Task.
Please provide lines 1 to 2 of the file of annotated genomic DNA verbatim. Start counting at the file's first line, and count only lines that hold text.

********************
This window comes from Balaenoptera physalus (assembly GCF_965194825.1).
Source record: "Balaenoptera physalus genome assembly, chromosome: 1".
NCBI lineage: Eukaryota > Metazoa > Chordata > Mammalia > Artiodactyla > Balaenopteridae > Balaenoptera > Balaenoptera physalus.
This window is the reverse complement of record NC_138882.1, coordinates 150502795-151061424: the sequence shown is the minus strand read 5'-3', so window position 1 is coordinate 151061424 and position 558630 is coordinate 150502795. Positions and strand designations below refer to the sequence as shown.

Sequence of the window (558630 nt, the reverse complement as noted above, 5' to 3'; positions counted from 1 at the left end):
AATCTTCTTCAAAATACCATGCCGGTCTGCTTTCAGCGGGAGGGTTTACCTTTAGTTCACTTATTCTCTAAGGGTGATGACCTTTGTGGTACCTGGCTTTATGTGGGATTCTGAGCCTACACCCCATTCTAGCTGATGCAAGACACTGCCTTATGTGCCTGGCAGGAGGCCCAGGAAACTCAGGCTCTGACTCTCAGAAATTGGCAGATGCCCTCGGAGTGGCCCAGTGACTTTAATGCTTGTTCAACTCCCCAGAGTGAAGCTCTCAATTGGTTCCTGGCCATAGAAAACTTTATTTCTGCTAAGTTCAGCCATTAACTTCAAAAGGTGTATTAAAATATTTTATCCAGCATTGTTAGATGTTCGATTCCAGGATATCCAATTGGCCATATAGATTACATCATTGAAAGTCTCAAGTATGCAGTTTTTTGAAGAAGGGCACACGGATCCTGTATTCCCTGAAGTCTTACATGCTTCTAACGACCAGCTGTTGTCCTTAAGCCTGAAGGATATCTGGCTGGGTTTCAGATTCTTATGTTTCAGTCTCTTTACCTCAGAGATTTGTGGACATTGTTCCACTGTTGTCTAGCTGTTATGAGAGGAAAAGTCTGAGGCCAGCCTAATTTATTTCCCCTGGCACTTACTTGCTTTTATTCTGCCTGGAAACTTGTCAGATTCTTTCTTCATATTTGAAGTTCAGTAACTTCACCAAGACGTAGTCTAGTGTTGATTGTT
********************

This window comes from Balaenoptera physalus (assembly GCF_965194825.1).
Source record: "Balaenoptera physalus genome assembly, chromosome: 1".